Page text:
The Swiss collaborators Fischli & Weiss have said of this early series of color and black-and-white photographs, "Balance is most beautiful just shortly before it collapses." Indeed their tense arrangements of household miscellany often look on the verge of falling, or are caught in the process. The only texts included with them are associative titles, including Natural Grace, (a spatula on a plate on a wine bottle on an apple on a cup), The Fart (chairs on Coke bottles and aerosol cans), and Invisible Power, (showing one end of a paper construction held aloft by the breeze from a small fan). Many of the constructions appear under several titles, in several styles: Completion, when shot in grainy, starkly lit black-and-white, becomes Honor, Courage, Confidence, and in close-up, Can I , May I, Do Anything? On the page, these often elaborate and expansive objects acquire an incidental quality that makes them both more real and more transient. Ultimately, the only evidence of their existence is these images. While a small selection of these works appeared in the artist's book Quiet Afternoon, most have never before been published in any form.
Published by Walther König, Köln. Interview by Renate Goldman.
Since the late 1970s, the Swiss conceptualists Fischli & Weiss have worked collaboratively to produce surprising, witty and oftentimes devious works in a range of media including sculpture, film, photography and installation. This comprehensive black-and-white index of the artists' work from the 1970s till 2003, with text in German only, contains a complete exhibition history, bibliography and filmography. It is an invaluable resource, and brings together an oeuvre influenced by Pop and Conceptual art, Dada and Surrealism that has always managed to defy categorization even while making a superbly deep impression.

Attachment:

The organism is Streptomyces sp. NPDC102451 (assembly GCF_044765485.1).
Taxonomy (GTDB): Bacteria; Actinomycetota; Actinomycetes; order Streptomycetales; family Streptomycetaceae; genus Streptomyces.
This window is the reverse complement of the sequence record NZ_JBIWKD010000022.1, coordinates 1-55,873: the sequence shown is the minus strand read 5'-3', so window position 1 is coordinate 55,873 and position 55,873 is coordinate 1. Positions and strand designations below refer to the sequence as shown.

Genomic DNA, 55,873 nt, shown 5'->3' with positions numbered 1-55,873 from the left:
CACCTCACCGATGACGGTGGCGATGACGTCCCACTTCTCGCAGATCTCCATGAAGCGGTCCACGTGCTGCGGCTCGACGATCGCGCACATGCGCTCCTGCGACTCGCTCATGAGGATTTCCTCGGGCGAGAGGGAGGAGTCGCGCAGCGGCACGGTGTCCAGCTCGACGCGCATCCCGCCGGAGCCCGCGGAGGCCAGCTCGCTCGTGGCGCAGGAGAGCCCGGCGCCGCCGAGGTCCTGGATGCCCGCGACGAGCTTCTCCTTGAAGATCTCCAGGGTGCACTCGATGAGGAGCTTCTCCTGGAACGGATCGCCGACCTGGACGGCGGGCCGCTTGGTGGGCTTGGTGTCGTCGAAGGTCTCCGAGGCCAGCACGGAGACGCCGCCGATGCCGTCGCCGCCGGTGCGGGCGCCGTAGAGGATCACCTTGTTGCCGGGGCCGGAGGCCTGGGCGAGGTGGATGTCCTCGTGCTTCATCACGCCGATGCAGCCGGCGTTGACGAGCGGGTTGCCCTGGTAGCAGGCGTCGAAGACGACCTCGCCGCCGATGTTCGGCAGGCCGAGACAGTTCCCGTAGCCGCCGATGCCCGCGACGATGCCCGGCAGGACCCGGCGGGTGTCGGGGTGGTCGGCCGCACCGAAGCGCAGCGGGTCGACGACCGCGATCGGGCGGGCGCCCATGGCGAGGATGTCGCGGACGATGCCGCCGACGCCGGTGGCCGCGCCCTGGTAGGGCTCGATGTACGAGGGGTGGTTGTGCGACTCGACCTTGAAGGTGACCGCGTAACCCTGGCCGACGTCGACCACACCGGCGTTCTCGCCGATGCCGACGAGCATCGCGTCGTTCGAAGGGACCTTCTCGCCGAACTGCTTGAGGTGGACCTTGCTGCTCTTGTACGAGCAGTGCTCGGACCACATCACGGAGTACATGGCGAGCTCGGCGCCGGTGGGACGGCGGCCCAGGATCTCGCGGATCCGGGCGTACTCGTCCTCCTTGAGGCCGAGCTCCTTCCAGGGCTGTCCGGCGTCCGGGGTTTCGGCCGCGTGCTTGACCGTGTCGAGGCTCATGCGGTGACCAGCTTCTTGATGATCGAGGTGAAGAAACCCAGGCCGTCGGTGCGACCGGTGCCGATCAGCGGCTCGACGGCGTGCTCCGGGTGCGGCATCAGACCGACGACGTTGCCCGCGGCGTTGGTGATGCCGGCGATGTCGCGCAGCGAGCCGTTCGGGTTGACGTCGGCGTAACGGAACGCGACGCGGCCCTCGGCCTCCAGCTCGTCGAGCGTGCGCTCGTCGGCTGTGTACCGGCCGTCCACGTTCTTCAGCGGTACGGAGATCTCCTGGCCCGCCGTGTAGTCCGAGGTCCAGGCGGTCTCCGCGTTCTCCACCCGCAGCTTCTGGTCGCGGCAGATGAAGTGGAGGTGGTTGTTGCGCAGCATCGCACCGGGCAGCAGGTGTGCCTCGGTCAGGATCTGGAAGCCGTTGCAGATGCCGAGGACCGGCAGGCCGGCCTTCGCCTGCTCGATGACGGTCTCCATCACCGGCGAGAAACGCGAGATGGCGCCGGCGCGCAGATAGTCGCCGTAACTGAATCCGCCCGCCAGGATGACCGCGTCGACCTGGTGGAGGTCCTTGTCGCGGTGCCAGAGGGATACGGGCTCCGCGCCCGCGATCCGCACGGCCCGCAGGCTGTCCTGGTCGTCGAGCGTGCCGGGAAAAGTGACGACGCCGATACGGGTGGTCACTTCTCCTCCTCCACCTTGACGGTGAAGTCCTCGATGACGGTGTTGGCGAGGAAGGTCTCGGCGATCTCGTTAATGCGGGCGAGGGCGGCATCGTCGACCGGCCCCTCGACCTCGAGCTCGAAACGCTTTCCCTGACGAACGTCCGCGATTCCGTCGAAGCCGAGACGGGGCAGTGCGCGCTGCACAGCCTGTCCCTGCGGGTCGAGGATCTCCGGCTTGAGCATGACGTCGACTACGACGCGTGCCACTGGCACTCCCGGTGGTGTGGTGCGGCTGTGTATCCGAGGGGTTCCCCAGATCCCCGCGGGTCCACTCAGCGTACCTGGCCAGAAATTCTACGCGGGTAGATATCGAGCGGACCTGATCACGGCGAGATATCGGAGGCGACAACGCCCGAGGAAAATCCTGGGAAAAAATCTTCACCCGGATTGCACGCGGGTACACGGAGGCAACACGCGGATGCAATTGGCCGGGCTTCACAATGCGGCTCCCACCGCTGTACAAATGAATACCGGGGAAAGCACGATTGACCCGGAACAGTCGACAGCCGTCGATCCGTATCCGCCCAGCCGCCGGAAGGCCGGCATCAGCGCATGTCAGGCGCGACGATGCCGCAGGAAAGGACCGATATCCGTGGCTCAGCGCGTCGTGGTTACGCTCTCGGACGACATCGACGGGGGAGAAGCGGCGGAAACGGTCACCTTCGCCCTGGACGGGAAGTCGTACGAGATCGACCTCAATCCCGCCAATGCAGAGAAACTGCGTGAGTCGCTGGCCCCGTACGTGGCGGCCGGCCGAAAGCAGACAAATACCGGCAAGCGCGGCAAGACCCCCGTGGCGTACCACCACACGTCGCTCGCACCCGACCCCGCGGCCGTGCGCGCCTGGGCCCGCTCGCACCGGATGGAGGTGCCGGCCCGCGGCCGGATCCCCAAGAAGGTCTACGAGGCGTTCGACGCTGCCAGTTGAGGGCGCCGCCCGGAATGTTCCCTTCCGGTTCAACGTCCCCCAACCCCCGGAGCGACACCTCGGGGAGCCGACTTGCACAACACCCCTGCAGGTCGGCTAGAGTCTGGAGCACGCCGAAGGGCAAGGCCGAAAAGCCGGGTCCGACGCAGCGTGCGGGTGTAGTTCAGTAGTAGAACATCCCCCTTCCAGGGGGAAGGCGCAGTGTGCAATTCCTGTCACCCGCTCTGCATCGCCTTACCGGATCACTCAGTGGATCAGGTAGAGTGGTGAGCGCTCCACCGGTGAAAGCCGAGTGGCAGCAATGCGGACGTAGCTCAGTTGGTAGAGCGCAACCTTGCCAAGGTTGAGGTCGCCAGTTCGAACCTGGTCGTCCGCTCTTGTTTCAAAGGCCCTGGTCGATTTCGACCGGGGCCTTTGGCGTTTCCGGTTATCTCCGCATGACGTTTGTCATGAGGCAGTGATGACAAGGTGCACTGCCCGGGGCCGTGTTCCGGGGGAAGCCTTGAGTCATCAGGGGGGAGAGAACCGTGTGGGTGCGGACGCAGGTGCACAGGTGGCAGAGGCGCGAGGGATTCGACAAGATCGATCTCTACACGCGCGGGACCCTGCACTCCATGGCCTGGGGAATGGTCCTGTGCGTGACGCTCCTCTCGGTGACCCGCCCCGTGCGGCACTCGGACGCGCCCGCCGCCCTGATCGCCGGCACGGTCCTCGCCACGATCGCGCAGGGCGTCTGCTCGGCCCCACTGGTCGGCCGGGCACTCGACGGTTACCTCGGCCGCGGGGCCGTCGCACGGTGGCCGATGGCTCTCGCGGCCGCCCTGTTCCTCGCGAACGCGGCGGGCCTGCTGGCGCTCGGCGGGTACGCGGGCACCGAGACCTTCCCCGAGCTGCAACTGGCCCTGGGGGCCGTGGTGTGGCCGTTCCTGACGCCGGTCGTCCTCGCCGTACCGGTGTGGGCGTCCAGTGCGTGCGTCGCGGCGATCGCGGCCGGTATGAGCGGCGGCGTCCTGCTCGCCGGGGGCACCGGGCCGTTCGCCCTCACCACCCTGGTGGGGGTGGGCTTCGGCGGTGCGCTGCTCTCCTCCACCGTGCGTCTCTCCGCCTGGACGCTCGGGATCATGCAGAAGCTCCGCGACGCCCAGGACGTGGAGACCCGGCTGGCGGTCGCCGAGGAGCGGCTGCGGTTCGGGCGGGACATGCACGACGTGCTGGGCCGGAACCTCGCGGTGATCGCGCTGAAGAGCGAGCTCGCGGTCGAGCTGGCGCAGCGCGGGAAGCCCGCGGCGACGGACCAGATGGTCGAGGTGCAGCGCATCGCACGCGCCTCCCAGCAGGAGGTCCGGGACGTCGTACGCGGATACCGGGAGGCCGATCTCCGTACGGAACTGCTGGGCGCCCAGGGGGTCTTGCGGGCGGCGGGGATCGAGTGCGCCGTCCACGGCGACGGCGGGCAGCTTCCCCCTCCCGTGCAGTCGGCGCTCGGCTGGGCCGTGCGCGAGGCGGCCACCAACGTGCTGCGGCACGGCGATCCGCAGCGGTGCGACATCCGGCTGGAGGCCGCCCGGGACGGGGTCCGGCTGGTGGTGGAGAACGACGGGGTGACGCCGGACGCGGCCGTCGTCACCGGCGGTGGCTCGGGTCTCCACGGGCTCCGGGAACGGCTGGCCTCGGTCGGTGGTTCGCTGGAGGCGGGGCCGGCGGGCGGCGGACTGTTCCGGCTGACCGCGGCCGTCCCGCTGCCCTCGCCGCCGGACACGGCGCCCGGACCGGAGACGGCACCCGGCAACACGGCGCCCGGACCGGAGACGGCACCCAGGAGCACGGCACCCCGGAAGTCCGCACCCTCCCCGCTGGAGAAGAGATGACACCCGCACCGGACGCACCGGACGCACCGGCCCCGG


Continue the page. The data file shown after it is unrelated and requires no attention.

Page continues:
Published by Walther König, Köln. Artwork by Peter Fischli, David Weiss.
An artist's book by the renowned Swiss duo dedicated to the questions that everyone asks themselves once in a while: Can something be unbelievable? Should I get drunk? Could I be Japanese? Is the freedom of birds overrated? Am I a farmer in winter? Does unease grow by itself? Should I crawl into my bed and stop producing things all the time?
Published by Walther König, Köln. Photographs by Peter Fischli, David Weiss.
Seeking the "ideal picture," Fischli & Weiss have taken beautiful photographs of the varied landscapes they have travelled through over the past 15 years, capturing multiple images of cities, towns, and country rounds, cactus, Egyptian pyramids, and Buddhist temples--each from a slightly different angle. Arranged eight to a page in Visible Worlds, each picture is afforded equal importance.
PUBLISHER Walther König, Köln
BOOK FORMAT Paperback, 8.25 x 10.75 in. / 360 pgs / 2800 color / 51 bw
PUBLISHING STATUS Pub Date 2/2/2003 Out of print
DISTRIBUTION D.A.P. Exclusive Catalog: SPRING 2003
PRODUCT DETAILS ISBN 9781880146255SDNR30 List Price: $55.00 CDN $65.00
Published by Walther Koenig. Text by Peter Fischli.
In his latest solo project, Peter Fischli (born 1952), formerly of artist duo Fischli/Weiss, has created an image-based artist’s book depicting 296 book covers in loose topic sequence, imitating the kind of classification principles found in a bookshop or library—self-help, specialist and reference books. Each of the books included revolves around topics of finance and the economy, management, banking, accounting, maximizing profit, improving performance and other related themes. The title of the book comes from John Elkington’s 1994 “triple bottom line” concept, a theory which shifts the measure of a company’s success from financial to holistic. In this vision of corporate success, a company considers not only their financial bottom line, but also accounts for the human and ecological costs of running a productive business.
Published by Laurenz Foundation, Schaulager. Introduction by Peter Fischli.